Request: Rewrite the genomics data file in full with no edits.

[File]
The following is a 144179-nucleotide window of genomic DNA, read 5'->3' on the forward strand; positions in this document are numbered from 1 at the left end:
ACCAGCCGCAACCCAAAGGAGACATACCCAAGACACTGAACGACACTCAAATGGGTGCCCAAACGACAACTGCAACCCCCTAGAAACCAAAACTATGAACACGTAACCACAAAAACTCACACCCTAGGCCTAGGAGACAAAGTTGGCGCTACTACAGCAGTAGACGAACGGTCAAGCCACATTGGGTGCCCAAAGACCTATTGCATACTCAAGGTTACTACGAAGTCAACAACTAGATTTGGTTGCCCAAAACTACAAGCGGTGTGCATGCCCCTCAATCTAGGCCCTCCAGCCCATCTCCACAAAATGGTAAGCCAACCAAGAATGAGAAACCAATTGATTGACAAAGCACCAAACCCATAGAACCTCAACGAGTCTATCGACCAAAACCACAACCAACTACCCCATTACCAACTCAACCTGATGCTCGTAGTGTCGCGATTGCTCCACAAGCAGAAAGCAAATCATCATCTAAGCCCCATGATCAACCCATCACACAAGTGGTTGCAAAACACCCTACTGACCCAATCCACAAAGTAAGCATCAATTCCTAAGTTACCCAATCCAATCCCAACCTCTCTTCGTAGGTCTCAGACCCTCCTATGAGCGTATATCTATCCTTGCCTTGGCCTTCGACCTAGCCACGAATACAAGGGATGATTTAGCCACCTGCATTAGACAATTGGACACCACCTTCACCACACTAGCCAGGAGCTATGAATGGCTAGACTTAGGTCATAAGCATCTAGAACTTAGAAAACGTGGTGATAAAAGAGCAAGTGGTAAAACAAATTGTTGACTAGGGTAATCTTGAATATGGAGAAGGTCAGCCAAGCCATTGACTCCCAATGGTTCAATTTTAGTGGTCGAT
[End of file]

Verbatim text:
The following is a 144179-nucleotide window of genomic DNA, read 5'->3' on the forward strand; positions in this document are numbered from 1 at the left end:
ACCAGCCGCAACCCAAAGGAGACATACCCAAGACACTGAACGACACTCAAATGGGTGCCCAAACGACAACTGCAACCCCCTAGAAACCAAAACTATGAACACGTAACCACAAAAACTCACACCCTAGGCCTAGGAGACAAAGTTGGCGCTACTACAGCAGTAGACGAACGGTCAAGCCACATTGGGTGCCCAAAGACCTATTGCATACTCAAGGTTACTACGAAGTCAACAACTAGATTTGGTTGCCCAAAACTACAAGCGGTGTGCATGCCCCTCAATCTAGGCCCTCCAGCCCATCTCCACAAAATGGTAAGCCAACCAAGAATGAGAAACCAATTGATTGACAAAGCACCAAACCCATAGAACCTCAACGAGTCTATCGACCAAAACCACAACCAACTACCCCATTACCAACTCAACCTGATGCTCGTAGTGTCGCGATTGCTCCACAAGCAGAAAGCAAATCATCATCTAAGCCCCATGATCAACCCATCACACAAGTGGTTGCAAAACACCCTACTGACCCAATCCACAAAGTAAGCATCAATTCCTAAGTTACCCAATCCAATCCCAACCTCTCTTCGTAGGTCTCAGACCCTCCTATGAGCGTATATCTATCCTTGCCTTGGCCTTCGACCTAGCCACGAATACAAGGGATGATTTAGCCACCTGCATTAGACAATTGGACACCACCTTCACCACACTAGCCAGGAGCTATGAATGGCTAGACTTAGGTCATAAGCATCTAGAACTTAGAAAACGTGGTGATAAAAGAGCAAGTGGTAAAACAAATTGTTGACTAGGGTAATCTTGAATATGGAGAAGGTCAGCCAAGCCATTGACTCCCAATGGTTCAATTTTAGTGGTCGAT